12:45

Reattachment of Flexor digitorum profundus (FDP) tendon using mini-mitek bone anchor. surgical technique

Overview

Subscribe to get full access to this operation and the extensive Upper Limb & Hand Surgery Atlas.

SUBSCRIBE


Learn the Reattachment of Flexor digitorum profundus (FDP) tendon using mini-mitek bone anchor. surgical technique with step by step instructions on OrthOracle. Our e-learning platform contains high resolution images and a certified CME of the Reattachment of Flexor digitorum profundus (FDP) tendon using mini-mitek bone anchor. surgical procedure.

Avulsion injuries of flexor tendons injuries occur usually as part of contact sports. Flexor Digitorum Profundus of the ring finger is the most commonly effected one. These are eponymously sometimes called “Jersey finger” as often these injuries occur when the finger is caught in a player’s jersey during contact. The tendon may be avulsed cleanly from the bone or may become detached with a piece of the phalangeal bone. These injuries have been classified by Leddy and Packer into three types:

Type 1. No bony fragment and the tendon retracts into A1 pulley area.

Type 2: A small bony fragment and the tendon retracts into the A3 pulley area as the bone fragment is caught in the chiasma of the FDS slips

Type 3: A large bony fragment resulting in no significant retraction as the fragment cannot pass through the sheath.

A Type 4 has later been added which equates to a Type 3 where the bone has then detached from the tendon which retracts into the A1 pulley.

Patients often present late after the event. The nature of an adrenaline charged contact sport means these injuries are often ignored at the time and it is only when the swelling and pain ensues that the loss of movements of the finger is noted.

On examination there is swelling and bruising around the finger when they present early. Patients are unable to flex the DIP joint actively.

The treatment depends on the type of injury. If the tendons has been avulsed off without a bony fragment, the finger is explored through a zig-zag incision and the tendon end retrieved. It is reattached using a variety of methods. These include drilling into bone and passing a non-absorbable suture from the tendon into the bone, passing the suture across the nail and tying it over a button or a sponge, or reattaching it using a bony anchor. If there is a substantial bone fragment, it has to reattached using screws or a small plate and screws. If the bony fragment is small it can be excised and tendon reattached .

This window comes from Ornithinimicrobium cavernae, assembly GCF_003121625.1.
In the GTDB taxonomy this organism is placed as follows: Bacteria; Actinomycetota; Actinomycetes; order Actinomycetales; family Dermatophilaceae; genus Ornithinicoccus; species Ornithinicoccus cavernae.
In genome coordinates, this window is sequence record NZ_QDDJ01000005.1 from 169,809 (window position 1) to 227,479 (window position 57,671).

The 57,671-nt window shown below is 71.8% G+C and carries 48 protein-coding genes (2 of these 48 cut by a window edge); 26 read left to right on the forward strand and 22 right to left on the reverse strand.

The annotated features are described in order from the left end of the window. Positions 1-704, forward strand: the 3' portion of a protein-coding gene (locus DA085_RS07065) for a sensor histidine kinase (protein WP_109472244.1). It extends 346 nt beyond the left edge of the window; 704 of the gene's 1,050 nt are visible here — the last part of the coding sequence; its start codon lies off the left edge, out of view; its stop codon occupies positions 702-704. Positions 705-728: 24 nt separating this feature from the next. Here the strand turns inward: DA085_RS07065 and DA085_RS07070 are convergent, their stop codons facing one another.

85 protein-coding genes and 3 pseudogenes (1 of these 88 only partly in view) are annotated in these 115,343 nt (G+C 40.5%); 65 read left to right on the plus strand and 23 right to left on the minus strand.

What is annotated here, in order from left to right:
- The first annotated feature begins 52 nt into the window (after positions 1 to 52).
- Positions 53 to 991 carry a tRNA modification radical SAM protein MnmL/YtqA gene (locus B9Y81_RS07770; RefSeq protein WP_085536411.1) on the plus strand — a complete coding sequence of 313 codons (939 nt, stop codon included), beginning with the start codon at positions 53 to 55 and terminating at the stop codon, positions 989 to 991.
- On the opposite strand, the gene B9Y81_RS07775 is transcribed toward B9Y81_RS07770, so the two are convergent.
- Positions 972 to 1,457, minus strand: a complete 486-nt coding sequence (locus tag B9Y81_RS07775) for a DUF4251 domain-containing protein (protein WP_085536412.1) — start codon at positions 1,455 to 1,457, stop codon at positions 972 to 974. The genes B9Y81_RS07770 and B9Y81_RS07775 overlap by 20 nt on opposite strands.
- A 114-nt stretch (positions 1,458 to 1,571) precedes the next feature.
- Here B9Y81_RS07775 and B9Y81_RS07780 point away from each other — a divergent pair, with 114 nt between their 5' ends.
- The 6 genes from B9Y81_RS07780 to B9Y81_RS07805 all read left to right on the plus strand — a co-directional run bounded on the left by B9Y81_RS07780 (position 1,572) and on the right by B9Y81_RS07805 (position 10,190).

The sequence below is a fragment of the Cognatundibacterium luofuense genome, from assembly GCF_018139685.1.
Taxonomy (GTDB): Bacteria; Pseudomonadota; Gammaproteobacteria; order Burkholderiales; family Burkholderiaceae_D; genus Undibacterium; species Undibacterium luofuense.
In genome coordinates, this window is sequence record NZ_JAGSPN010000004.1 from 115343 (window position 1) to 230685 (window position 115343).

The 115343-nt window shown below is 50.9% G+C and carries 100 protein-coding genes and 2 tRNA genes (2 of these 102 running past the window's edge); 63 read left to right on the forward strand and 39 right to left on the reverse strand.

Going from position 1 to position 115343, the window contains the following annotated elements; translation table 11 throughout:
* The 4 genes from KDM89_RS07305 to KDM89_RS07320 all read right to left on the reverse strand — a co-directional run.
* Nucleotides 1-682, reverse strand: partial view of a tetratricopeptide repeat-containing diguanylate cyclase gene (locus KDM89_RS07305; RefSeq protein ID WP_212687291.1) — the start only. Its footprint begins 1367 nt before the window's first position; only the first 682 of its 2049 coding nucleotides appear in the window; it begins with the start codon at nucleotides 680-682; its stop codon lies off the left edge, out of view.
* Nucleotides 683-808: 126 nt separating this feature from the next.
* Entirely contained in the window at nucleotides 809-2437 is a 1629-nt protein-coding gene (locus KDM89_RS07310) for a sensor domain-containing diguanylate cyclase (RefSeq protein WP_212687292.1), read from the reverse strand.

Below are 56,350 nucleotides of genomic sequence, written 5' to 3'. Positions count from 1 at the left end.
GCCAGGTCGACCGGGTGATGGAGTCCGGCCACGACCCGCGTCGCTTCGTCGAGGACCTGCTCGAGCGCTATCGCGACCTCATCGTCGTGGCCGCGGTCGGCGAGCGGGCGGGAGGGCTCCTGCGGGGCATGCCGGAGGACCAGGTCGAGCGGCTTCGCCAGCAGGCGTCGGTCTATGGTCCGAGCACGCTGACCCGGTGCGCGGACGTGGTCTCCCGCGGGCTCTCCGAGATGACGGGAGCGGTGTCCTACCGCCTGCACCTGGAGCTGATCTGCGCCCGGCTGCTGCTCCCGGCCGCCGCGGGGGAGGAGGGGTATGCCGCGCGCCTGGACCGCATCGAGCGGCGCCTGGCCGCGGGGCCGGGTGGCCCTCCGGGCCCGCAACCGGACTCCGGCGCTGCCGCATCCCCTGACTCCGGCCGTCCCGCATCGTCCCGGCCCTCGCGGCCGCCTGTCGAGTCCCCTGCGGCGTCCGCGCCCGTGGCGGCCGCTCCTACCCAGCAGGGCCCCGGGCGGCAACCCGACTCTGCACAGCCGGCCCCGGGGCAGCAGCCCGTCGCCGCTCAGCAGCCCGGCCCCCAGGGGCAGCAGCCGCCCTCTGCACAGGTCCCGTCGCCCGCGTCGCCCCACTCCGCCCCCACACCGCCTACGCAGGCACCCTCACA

If presenting later than two weeks the tendon may shorten especially in Type 3 injuries. If during the operation the tendon is found tight and even on stretching does not reach the distal phalanx and decision has to be made as to whether a primary tendon grafting should be considered or to do a DIP joint fusion at a  later date. Undue flexion of the finger from a very tight repair can result in PIP and DIP joint contractures which may not correctable later.

In these cases patients should be counselled about the merits and risks of tendon reconstruction. If the lack of DIP joint flexion is not a significant problem, it is better to leave it alone. If patient’s functional demands require the DIP joint to be in flexion, then a DIP joint fusion is a simpler and effective alternative to tendon reconstruction.

 

 

Author: Mr Rajive Jose FRCS.

Institution: The Queen Elizabeth Hospital, Birmingham, UK

Feedback

  • Each operation and the questions associated become a named course in the CPD section
  • The operative technique itself is read as a lesson as is any company implant information if this is being assessed.
  • You’ll need to tick the box to confirm this has been done and can do this immediately if you have already read the op tech.
  • The vast majority of operations have a 10-15 MCQ quiz covering all aspects of the decision making and the technique
  • There are four possible answers of which one is correct (or on occasion more correct) than the others.
  • There are additional quiz modules on the surgical steps, the implants and problem cases being added continually
  • The course is completed once all the lessons are read and quizzes submitted and passed.
  • On successful completion of each quiz you will receive validated CPD points that add to the certificate in your CPD folder.
  • Your dashboard also will contain a record of the time you have spent logged onto and using the site.
  • The timer suspends after 5 minutes though if there is no activity.
  • When you restart you will resume at the same point in the module.
  • Once you have completed each quiz you will need to feedback on the module first then click “submit” and your paper will be marked.
    The pass mark is 75%.
  • If you fall below this level you will be directed back to re-read the slides where you’ve tripped up.
  • Once these have been read you can re-do just the questions you failed on.
  • Once you have passed the quiz you can return at a future stage & resit .

CPD Points:

  • Operation Quiz – 1 CPD point
  • Surgical steps Quiz – 1/4 CPD point
  • Implants Quiz – 1/4 CPD point
  • Problem case Quiz – 1/2 CPD point

One CPD point equates to one hour of academic activity

COURSE

Welcome to the Professional Development question section. The objective of taking these tests is to demonstrate that you have understood all aspects of the assessment and management of patients requiring surgical intevention. On successful completion you will receive a certificate accredited by both the Royal College of Surgeons of both England and Edinburgh as well as the British Orthopaedic Association.

Our content is designed for both Surgeons in independent practice and Surgeons in training.

COURSE PROGRESS

Lessons Status

Accreditations

Logo Logo Logo Logo Logo

Associates & Partners

Logo Logo Logo Logo Logo